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Strength Training Can Boost Your Long-Term Memory and Lower Your Risk of Dementia

Dr. Mercola

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Oct. 24,2014

The fear of losing cognitive ability tends to overshadow the fear of physical disability; 60 percent of American adults say they are “very worried” or “somewhat worried” about memory loss.1

Chances are, you’re among this majority. The good news is that your brain is a dynamic organ, constantly adapting and changing, for better or for worse.

While some activities, such as lack of sleep, can have a detrimental effect on your memory and brain function, a healthy lifestyle will support your brain health over the long haul, and can even encourage your brain to grow new neurons—a process known as neurogenesis or neuroplasticity.

This phenomenon was not known when I was in medical school. Back then, we were taught that the loss of brain cells was an irreversible condition and there was nothing you could do to change it.

It’s Never Too Late for Your Brain to Regenerate Brain Cells

Your brain's hippocampus, i.e. your memory center, is particularly adaptable and capable of growing new cells throughout your entire lifetime, even into your 90s, provided you give it the tools to do so!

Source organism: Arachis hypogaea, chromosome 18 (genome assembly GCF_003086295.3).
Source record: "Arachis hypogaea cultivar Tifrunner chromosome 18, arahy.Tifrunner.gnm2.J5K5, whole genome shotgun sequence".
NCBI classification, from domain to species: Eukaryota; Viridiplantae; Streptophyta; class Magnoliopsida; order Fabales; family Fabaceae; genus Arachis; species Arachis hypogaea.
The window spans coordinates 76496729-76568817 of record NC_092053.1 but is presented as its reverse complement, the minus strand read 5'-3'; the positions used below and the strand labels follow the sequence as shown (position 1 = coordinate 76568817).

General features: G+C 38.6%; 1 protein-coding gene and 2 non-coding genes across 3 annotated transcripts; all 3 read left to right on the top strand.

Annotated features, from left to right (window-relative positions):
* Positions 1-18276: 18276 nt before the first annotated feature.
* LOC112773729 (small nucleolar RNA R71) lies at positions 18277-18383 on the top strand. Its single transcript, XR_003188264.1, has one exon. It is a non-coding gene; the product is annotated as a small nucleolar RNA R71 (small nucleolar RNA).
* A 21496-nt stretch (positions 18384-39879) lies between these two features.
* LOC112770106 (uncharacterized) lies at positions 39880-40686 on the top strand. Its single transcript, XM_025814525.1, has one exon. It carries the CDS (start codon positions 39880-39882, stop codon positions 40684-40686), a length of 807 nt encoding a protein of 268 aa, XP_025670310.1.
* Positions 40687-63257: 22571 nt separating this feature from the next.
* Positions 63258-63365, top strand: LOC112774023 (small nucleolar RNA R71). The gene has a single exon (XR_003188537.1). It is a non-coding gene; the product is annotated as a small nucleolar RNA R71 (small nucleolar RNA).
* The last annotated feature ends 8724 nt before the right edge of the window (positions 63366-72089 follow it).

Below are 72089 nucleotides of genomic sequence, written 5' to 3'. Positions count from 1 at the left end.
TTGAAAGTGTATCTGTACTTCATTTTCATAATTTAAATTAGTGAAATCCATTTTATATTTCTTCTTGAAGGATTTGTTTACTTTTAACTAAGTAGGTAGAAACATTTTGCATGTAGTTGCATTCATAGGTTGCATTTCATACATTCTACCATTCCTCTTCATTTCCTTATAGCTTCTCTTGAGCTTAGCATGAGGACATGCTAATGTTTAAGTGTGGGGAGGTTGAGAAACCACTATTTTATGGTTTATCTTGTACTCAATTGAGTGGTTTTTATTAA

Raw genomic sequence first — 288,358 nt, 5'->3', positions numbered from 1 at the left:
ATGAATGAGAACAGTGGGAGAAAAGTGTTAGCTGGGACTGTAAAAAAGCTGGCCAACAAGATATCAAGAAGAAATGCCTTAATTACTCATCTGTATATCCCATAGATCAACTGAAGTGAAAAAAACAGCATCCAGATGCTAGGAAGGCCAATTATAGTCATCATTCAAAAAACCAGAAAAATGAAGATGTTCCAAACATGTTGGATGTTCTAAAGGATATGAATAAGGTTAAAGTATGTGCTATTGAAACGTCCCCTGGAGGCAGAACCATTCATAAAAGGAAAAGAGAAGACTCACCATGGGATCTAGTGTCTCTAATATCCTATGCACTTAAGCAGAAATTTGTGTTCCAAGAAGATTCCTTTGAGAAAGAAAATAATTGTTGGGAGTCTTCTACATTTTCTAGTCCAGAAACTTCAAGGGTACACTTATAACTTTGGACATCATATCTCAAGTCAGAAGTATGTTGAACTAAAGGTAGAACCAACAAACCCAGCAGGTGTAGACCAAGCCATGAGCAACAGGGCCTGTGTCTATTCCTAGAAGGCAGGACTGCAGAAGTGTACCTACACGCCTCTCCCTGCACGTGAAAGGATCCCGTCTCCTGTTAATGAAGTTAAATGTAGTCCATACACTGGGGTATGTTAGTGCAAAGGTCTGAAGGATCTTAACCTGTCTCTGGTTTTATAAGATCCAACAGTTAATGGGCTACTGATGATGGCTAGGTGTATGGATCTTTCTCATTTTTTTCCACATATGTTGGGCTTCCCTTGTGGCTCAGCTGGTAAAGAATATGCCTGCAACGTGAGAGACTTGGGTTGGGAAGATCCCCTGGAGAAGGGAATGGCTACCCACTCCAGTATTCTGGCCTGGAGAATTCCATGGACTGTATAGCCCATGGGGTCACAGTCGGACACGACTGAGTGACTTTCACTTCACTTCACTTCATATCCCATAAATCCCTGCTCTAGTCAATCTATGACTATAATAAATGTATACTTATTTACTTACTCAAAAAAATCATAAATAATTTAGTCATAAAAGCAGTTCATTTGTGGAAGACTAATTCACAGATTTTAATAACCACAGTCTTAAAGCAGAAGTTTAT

For example, one year-long study found that adults who exercised were actually enlarging their brain's memory center by one to two percent per year, where typically that center declines in size with age.

According to John J. Ratey, a psychiatrist who wrote the book Spark: The Revolutionary New Science of Exercise and the Brain, there's overwhelming evidence that exercise produces large cognitive gains and helps fight dementia. Indeed, research has shown that exercise helps protect your brain by:

  • Improving and increasing blood flow to your brain
  • Increasing production of nerve-protecting compounds
  • Improving development and survival of neurons
  • Altering the way damaging proteins reside inside your brain, which appears to slow the development of Alzheimer's disease.

In animal studies, significantly fewer damaging plaques and fewer beta-amyloid peptides, associated with Alzheimer's, were found in mice that exercised. Diet, sleep, and exercise are three lifestyle factors that can significantly influence your brain health and memory. Here, we’ll discuss the influence of exercise, as recent research has again confirmed its ability to improve memory.